Monday, September 19, 2016

Five Good Digital Exit Ticket Tools

One of the strategies that I use when creating lesson plans is to reflect on the previous lesson. Part of that reflection includes feedback from students. This can be done by simply asking students to raise their hands in response to a "did you get it?" type of question, but I like to have better record of responses than just a hand count. Here are some tools that can be used for collecting exit information from students.

Google Forms
Almost as soon as my school went 1:1 with netbooks, I started using Google Forms to collect responses from students. The Form that I created and frequently re-used simply asked students to respond to "what did you learn today?" and "what questions do you have for next class?"

I started using Padlet back when it was called WallWisher. Padlet enables me to have students not only share exit responses as text, but to also share exit responses as hyperlinks. For example, if my students have been working on research projects I will ask them to share a link to something they found that day along with an explanation of how it is relevant to their research.

Plickers - For the classroom that isn't 1:1
If not every student in your classroom has a laptop or tablet to use, then you need to check out Plickers as a student response system. Plickers uses a teacher's iPad or Android tablet in conjunction with a series of QR codes to create a student response system. Students are given a set of QR codes on large index cards. The codes are assigned to students. Each code card can be turned in four orientations. Each orientation provides a different answer. When the teacher is ready to collect data, he or she uses the Plickers mobile app to scan the cards to see a bar graph of responses. In your teacher account on Plickers you can view and save all of the data that you collected from scanning your students' Plickers cards.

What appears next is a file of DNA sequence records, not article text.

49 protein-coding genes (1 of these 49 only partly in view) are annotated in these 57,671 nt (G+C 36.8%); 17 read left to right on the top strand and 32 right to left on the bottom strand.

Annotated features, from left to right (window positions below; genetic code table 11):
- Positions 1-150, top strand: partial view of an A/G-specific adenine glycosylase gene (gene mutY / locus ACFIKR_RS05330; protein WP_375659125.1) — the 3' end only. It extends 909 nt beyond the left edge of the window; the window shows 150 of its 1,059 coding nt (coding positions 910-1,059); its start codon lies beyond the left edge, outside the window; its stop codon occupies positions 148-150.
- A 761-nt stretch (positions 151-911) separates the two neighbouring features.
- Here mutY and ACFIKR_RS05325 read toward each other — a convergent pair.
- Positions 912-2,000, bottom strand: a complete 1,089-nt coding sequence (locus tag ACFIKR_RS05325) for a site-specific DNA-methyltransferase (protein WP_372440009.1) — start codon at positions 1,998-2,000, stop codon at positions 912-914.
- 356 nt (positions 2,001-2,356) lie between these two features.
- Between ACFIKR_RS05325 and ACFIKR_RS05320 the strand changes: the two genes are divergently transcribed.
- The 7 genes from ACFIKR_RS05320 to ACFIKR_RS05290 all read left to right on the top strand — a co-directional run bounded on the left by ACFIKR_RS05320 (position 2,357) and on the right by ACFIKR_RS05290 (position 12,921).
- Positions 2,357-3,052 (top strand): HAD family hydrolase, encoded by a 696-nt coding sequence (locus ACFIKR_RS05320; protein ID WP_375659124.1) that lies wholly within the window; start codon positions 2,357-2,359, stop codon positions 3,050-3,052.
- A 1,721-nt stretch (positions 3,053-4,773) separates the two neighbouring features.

PingPong provides you with a free and easy way to collect feedback from students in the forms of multiple choice, true/false, and short answer questions. PingPong also lets you collect sketches from students which is a great way to have students illustrate solutions to mathematics problems or to submit diagrams to answer a question. A video demonstration of PingPong is included in this post.

Formative provides you with a place to create online classrooms. Your students join your classroom by entering the assigned class code after registering on the Formative website. Once your classroom is established you can begin distributing assignments to students. Assignments can be as simple as one question exit tickets like "what did you learn today?" to complex quizzes that use a combination of multiple choice, short answer, and true/false questions. You can assign point values to questions or leave them as ungraded questions. The best feature of Formative is the option to create "show your work" questions. "Show your work" questions enables students to draw responses and or upload pictures as responses to your questions. When you use this question type students will see a blank canvas directly below the question. On that canvas they can draw and or type responses.

I will be sharing more ideas for using Google Forms in my Practical Ed Tech course Getting Ready for GAFE. That course starts in October.